“If it’s never our fault, we can’t take responsibility for it. If we can’t take responsibility for it, we’ll always be its victim.” – Richard Bach
One issue many have is thinking of themselves as victims that have little or no control over their lives. Victim mentality is an acquired (learned) personality trait in which a person tends to regard him or herself as a victim of the negative actions of another, and to think, speak and act as if that were the case — even in the absence of clear evidence. (1)
A victim mentality is one where you blame everyone else for what happens in your world. You may come to believe that you are destined to struggle. Victims of victim mentality have the illusion that they are constantly under attack from the universe, but only because of the way they choose to digest the things life throws them. They seem to sulk and even marinate in their misery, failing to realize that with a slight shift of thinking, everything can change. (2)
When major riots like that in Ferguson hit the 24 hour news cycle we often hear talk about the “victim mentality” evidenced in the African American community. One black commentator (I think it was Ben Carson?) called this mentality a form of “modern day slavery” that keeps African Americans captured by the mindset that they have no control over their circumstances and thus wrongly conclude they should not be held responsible for their behaviors. He went on to explain that when the facts of Michael Brown’s abhorrent behavior is discussed many in the African American community immediately dismiss it in their minds as being justified due to his inherent disadvantage as young black man in America. He called this a great concern and spoke of the huge dangers associated with a large group of people feeling like victims in any given society.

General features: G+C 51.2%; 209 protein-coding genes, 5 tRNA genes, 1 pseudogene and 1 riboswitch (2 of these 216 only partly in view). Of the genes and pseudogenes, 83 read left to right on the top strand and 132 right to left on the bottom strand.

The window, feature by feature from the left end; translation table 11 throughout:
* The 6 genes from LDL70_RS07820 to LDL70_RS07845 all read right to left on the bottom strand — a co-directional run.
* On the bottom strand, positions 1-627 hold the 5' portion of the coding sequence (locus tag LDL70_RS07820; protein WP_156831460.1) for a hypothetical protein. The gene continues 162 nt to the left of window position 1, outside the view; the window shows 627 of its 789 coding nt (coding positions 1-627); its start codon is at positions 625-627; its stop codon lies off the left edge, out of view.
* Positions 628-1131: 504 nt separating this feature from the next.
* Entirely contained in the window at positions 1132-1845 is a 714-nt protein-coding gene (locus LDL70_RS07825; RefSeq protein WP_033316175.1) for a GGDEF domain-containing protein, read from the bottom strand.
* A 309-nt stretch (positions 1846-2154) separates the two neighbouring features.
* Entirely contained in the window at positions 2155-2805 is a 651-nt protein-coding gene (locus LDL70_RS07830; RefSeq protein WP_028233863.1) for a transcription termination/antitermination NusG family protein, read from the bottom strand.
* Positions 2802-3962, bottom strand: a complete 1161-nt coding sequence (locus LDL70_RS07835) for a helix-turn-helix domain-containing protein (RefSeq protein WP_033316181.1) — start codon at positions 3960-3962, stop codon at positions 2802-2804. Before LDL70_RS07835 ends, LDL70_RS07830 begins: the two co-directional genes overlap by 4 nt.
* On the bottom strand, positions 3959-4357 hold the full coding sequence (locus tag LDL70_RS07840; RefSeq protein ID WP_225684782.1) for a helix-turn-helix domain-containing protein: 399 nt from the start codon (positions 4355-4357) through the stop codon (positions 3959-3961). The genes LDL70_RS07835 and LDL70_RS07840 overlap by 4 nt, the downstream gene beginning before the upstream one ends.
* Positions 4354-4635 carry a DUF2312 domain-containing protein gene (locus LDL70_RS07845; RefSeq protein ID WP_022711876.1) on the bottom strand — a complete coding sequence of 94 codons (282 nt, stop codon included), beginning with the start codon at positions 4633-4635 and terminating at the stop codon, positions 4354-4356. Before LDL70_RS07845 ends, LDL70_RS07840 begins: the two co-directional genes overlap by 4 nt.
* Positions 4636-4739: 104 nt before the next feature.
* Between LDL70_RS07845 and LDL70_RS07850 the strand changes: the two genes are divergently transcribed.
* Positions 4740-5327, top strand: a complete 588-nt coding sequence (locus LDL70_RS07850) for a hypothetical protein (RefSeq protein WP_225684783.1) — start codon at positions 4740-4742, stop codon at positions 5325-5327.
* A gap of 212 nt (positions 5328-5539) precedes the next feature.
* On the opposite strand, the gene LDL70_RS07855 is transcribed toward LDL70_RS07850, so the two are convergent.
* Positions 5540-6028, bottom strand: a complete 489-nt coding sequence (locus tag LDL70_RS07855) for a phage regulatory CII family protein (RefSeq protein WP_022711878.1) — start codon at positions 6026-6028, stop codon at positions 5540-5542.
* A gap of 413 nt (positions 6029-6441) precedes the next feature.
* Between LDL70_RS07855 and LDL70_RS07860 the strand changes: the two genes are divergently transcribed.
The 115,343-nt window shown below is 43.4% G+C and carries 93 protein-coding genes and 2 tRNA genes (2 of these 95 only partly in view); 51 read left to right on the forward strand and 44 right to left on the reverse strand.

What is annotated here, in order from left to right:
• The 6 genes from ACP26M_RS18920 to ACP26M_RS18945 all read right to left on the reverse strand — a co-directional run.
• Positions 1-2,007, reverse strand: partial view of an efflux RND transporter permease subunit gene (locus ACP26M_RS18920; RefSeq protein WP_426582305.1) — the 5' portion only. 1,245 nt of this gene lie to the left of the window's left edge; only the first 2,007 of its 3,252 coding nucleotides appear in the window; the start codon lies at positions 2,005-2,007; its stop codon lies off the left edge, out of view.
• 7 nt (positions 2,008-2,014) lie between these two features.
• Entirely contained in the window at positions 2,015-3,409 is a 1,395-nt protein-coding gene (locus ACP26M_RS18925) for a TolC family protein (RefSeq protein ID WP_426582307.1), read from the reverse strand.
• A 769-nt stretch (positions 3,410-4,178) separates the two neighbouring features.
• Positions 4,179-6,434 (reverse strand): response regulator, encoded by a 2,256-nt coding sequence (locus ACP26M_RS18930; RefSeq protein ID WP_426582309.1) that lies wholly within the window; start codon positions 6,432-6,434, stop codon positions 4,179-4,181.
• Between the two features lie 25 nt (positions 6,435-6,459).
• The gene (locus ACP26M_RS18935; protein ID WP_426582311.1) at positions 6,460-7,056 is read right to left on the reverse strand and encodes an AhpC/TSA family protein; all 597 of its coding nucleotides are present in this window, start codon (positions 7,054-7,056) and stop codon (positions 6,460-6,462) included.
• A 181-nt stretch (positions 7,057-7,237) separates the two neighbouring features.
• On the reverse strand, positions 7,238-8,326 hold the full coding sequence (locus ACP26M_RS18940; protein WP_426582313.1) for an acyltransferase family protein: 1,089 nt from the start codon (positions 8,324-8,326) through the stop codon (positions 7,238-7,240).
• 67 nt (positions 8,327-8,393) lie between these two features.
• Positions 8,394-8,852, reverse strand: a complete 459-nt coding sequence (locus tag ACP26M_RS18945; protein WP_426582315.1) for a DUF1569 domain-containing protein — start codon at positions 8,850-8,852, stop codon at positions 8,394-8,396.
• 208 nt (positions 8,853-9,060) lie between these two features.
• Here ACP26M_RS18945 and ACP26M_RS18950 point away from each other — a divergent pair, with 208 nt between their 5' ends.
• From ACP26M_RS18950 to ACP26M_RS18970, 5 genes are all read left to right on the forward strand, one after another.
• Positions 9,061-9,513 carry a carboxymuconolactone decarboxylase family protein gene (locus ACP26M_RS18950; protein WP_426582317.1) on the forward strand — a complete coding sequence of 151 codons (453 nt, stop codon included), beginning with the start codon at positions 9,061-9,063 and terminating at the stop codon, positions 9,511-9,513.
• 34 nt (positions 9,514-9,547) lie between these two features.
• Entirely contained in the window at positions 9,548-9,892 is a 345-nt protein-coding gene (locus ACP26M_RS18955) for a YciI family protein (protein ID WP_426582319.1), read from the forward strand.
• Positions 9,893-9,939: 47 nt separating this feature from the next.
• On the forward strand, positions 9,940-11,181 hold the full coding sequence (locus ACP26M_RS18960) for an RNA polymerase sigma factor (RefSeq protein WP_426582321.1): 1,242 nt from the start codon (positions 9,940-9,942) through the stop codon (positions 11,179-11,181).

Applied Theology is Where the Rubber Meets the Road
As a preacher at heart I am always looking for how the local news and circumstances of life can illustrate practical spiritual truth. My degree in “Applied Theology” taught me to seek out ways to make our theology practical, to apply our beliefs in the real world. It is easy to sit in our Sunday School classrooms or hide out on our favorite online theological discussion forum talking about “pie in the sky” philosophical or theological ideas. We can speculate and debate all day about what my theology professor referred to as “GWAT” (God, World, & other Things). But, until we take those ideas, theories, and beliefs out of the class room and into the living room, the board room, the bed room, and all the most applicable places we live life, we are doing nothing more than “playing church.”
What theological truth can we learn from Ferguson and the Victim Mentality?